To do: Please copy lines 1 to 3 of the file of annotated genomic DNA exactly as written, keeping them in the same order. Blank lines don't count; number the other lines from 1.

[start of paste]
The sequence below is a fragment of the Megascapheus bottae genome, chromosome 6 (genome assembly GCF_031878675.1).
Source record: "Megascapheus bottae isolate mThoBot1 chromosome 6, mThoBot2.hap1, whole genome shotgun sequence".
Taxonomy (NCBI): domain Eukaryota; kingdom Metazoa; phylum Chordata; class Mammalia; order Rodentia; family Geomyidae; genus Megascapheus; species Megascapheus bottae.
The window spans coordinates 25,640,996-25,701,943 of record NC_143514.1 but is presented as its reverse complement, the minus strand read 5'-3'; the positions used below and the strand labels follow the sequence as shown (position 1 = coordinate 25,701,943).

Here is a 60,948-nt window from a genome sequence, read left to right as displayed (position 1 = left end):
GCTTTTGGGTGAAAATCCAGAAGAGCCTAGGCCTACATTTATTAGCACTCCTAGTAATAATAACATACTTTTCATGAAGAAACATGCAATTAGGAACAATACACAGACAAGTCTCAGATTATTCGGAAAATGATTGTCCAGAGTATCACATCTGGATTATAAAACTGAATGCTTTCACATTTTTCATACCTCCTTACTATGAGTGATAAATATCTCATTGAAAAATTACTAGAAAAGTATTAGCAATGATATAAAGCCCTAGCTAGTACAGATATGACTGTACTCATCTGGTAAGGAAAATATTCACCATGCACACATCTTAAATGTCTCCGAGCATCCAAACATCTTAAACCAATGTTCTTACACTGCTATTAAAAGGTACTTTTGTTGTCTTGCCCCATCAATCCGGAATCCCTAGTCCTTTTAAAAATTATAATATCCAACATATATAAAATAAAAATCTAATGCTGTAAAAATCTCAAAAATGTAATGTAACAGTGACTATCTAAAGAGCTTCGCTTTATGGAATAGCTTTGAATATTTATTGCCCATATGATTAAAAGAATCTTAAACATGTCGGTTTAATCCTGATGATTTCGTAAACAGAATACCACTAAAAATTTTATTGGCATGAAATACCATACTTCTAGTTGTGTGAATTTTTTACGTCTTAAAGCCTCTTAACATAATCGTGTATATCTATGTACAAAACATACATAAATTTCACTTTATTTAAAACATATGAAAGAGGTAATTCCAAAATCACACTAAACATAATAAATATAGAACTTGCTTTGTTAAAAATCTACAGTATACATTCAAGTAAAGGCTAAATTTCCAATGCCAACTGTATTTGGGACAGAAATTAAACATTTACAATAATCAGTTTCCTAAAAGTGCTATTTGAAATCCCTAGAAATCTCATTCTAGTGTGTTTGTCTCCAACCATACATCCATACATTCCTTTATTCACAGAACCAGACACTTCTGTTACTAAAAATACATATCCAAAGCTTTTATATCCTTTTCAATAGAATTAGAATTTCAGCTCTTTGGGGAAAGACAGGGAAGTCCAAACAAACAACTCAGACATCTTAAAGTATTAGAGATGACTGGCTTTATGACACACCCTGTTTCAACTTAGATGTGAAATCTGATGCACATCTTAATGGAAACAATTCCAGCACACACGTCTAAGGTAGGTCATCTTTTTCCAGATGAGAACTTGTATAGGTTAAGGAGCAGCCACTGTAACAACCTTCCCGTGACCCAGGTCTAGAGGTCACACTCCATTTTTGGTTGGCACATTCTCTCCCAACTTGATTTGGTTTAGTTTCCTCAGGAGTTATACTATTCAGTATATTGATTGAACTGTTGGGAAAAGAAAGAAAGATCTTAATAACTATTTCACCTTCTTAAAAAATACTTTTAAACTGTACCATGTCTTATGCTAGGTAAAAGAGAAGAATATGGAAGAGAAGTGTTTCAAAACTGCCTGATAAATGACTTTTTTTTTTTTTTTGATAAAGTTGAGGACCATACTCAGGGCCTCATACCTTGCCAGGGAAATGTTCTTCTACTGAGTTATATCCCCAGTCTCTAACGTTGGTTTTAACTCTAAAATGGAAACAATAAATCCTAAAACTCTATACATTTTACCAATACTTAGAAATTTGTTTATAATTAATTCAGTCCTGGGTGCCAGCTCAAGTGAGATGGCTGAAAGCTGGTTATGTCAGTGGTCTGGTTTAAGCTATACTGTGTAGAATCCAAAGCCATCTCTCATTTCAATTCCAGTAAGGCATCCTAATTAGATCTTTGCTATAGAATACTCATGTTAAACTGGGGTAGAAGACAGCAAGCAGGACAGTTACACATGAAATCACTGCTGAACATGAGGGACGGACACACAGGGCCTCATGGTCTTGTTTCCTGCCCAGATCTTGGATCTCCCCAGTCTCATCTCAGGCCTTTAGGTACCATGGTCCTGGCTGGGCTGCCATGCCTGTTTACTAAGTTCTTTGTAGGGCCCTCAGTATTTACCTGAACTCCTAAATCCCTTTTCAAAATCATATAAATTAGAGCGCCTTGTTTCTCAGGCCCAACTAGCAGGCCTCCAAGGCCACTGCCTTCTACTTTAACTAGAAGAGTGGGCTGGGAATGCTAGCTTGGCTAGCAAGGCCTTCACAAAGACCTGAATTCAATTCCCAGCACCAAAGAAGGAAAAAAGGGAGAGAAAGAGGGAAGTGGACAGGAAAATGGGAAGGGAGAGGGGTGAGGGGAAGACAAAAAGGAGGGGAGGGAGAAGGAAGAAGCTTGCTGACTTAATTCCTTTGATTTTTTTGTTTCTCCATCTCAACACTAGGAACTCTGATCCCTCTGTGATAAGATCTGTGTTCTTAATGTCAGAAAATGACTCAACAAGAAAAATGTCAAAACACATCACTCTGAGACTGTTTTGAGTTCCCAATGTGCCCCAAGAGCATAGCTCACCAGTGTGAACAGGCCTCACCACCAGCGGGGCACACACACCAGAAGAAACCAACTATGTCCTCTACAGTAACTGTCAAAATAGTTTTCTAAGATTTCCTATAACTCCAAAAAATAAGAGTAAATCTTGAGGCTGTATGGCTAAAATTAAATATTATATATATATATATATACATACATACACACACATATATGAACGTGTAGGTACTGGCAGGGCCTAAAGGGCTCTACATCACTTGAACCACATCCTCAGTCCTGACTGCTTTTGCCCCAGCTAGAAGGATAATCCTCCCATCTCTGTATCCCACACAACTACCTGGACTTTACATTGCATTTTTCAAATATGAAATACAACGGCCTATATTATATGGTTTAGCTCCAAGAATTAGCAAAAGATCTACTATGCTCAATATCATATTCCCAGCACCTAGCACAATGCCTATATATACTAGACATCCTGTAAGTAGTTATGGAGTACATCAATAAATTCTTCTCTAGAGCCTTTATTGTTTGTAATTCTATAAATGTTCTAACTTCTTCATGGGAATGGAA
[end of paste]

The sequence below is a fragment of the Megascapheus bottae genome, chromosome 6 (genome assembly GCF_031878675.1).
Source record: "Megascapheus bottae isolate mThoBot1 chromosome 6, mThoBot2.hap1, whole genome shotgun sequence".
Taxonomy (NCBI): domain Eukaryota; kingdom Metazoa; phylum Chordata; class Mammalia; order Rodentia; family Geomyidae; genus Megascapheus; species Megascapheus bottae.